Article

A novel mutation in the PHF8 gene is associated with X-linked mental retardation with cleft lip/cleft palate.

Center for Molecular Studies, J C Self Research Institute, Greenwood Genetic Center, Greenwood, SC 29646, USA.
Clinical Genetics (Impact Factor: 3.65). 08/2007; 72(1):19-22. DOI: 10.1111/j.1399-0004.2007.00817.x
Source: PubMed

ABSTRACT Recently, two truncating mutations in the PHF8 (plant homeodomain finger protein 8) gene have been found to cause X-linked mental retardation associated with cleft lip/cleft palate (CL/P). One of the truncating mutations was found in the original family with Siderius-Hamel CL/P syndrome where only two of the three affected individuals had mental retardation (MR) with CL/P and one individual had mild MR. The second mutation was present in a family with four affected men, three of whom had MR and CL/P, while the fourth individual had mild MR without clefting. Here, we report a novel nonsense mutation (p.K177X) in a male patient who has MR associated with CL/P. The mutation results in a truncated PHF8 protein lacking the Jumonji-like C terminus domain and five nuclear localization signals. Our finding further supports the hypothesis that the PHF8 protein may play an important role in cognitive function and midline formation.

Download full-text

Full-text

Available from: Fatima Abidi, Jul 04, 2015
0 Followers
 · 
95 Views
  • Source
    [Show abstract] [Hide abstract]
    ABSTRACT: Epigenetic chromatin remodeling, including reversible histone methylation, regulates gene transcription in brain development and synaptic plasticity. Aberrant chromatin modifications due to mutant chromatin enzymes or chemical exposures have been associated with neurological or psychiatric disorders such as mental retardation, schizophrenia, depression, and drug addiction. Some chromatin enzymes, such as histone demethylases JARID1C and UTX, are coded by X-linked genes which are not X-inactivated in females. The higher expression of JARID1C and UTX in females could contribute to sex differences in brain development and behavior.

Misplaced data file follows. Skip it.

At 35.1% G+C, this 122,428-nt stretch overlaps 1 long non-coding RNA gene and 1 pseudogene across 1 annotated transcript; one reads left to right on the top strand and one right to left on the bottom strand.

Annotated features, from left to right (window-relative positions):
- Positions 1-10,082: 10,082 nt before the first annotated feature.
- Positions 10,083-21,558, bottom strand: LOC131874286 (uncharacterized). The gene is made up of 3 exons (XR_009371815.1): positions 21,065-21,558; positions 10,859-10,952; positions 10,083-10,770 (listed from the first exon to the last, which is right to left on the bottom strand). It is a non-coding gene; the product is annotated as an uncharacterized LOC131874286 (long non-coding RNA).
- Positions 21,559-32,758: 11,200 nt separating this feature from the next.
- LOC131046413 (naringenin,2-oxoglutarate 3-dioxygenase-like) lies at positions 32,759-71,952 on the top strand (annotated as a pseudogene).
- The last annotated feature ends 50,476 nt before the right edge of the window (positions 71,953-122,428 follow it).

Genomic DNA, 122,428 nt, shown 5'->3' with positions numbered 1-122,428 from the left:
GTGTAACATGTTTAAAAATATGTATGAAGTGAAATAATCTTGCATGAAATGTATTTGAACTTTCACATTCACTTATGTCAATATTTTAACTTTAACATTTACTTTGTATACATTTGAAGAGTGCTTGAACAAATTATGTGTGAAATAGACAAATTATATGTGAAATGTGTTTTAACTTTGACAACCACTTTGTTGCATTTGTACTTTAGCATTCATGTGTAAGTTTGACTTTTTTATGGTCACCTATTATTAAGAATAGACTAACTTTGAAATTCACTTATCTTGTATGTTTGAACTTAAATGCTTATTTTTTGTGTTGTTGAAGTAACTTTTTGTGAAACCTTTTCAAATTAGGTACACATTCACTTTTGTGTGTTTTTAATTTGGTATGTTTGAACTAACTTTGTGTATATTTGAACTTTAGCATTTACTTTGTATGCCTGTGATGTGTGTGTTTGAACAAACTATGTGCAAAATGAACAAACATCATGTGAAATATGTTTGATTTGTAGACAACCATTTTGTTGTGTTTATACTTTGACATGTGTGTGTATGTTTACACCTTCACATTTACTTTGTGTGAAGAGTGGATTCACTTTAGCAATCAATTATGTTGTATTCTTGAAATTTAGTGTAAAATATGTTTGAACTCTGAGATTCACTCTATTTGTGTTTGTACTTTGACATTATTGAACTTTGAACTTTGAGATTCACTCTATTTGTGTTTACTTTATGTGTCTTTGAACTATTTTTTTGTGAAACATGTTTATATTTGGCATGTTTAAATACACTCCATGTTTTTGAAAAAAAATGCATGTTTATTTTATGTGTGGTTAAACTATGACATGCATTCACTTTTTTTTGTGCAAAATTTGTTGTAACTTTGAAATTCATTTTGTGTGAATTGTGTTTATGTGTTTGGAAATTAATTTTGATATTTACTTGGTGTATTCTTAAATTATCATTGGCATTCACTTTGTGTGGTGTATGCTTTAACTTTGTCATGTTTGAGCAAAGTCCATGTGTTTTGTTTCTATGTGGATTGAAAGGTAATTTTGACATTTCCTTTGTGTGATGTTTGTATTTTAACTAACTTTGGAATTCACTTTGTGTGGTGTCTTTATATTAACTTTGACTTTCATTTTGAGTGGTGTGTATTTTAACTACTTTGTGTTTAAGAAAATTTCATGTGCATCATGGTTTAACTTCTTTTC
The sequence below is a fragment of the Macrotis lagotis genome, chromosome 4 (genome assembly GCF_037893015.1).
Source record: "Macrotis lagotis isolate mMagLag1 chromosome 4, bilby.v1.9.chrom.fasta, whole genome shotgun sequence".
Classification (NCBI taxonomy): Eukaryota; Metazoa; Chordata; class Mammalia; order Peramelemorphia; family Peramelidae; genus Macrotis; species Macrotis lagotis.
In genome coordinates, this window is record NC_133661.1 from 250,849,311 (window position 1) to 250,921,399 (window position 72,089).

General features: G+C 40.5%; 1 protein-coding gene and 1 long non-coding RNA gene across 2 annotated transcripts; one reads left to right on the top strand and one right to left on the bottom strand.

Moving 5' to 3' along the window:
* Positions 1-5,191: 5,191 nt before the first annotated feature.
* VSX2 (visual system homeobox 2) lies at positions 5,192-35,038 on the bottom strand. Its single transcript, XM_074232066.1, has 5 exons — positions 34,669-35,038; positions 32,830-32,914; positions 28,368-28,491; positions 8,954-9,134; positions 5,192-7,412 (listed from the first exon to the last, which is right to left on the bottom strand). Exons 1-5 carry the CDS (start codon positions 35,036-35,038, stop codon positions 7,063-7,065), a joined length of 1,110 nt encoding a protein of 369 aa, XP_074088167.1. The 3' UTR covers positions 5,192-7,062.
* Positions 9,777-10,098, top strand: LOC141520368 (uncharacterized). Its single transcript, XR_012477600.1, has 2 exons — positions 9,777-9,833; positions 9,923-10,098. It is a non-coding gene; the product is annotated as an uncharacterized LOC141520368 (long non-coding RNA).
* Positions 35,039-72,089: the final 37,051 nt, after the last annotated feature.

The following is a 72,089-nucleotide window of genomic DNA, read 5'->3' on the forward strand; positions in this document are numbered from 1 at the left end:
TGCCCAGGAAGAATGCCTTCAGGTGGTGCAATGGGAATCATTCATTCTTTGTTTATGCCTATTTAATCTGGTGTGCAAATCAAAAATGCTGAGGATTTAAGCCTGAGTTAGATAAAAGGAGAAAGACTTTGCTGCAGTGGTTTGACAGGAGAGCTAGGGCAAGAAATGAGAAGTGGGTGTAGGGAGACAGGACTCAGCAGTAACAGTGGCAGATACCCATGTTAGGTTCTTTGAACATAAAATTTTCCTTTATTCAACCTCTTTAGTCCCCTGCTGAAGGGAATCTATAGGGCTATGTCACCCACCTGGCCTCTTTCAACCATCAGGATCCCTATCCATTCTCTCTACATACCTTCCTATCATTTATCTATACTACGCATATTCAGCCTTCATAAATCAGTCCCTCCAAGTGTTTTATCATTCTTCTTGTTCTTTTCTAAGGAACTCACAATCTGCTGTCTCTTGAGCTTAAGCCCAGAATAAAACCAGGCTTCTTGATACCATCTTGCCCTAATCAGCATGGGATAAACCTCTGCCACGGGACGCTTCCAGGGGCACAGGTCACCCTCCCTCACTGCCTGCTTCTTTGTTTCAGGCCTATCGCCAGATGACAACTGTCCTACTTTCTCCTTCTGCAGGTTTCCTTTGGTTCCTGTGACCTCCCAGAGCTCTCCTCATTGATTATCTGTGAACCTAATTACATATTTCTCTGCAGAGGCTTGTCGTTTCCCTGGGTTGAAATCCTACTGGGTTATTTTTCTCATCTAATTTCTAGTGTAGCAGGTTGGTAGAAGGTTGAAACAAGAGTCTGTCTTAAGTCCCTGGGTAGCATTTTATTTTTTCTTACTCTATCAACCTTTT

Hormones and Behavior 03/2011; 59(3):383-92. DOI:10.1016/j.yhbeh.2010.08.019 · 4.51 Impact Factor
  • Source
    [Show abstract] [Hide abstract]
    ABSTRACT: Methylation of histone H3 Lys 9 and Lys 27 (H3K9 and H3K27) is associated with transcriptional silencing. Here we show that KDM7, a JmjC domain-containing protein, catalyzes demethylation of both mono- or dimethylated H3K9 and H3K27. Inhibition of KDM7 orthologs in zebrafish resulted in developmental brain defects. KDM7 interacts with the follistatin gene locus, and KDM7 depletion in mammalian neuronal cells suppressed follistatin gene transcription in association with increased levels of dimethylated H3K9 and H3K27. Our findings identify KDM7 as a dual demethylase for H3K9 and H3K27 that functions as an eraser of silencing marks on chromatin during brain development.
    Genes & development 03/2010; 24(5):432-7. DOI:10.1101/gad.1864410 · 12.64 Impact Factor
  • Source
    [Show abstract] [Hide abstract]
    ABSTRACT: Epigenetic modifications are heritable chromatin alterations that contribute to the temporal and spatial interpretation of the genome. The epigenetic information is conveyed through a multitude of chemical modifications, including DNA methylation, reversible modifications of histones, and ATP-dependent nucleosomal remodeling. Deregulation of the epigenetic machinery contributes to the development of several pathologies, including cancer. Chromatin modifications are multiple and interdependent and they are dynamically modulated in the course of various biological processes. Combinations of chromatin modifications give rise to a complex code that is superimposed on the genetic code embedded into the DNA sequence to regulate cell function. This review addresses the role of epigenetic modifications in cancer, focusing primarily on histone methylation marks and the enzymes catalyzing their removal.
    Advances in Cancer Research 02/2009; 102:103-69. DOI:10.1016/S0065-230X(09)02004-1 · 4.26 Impact Factor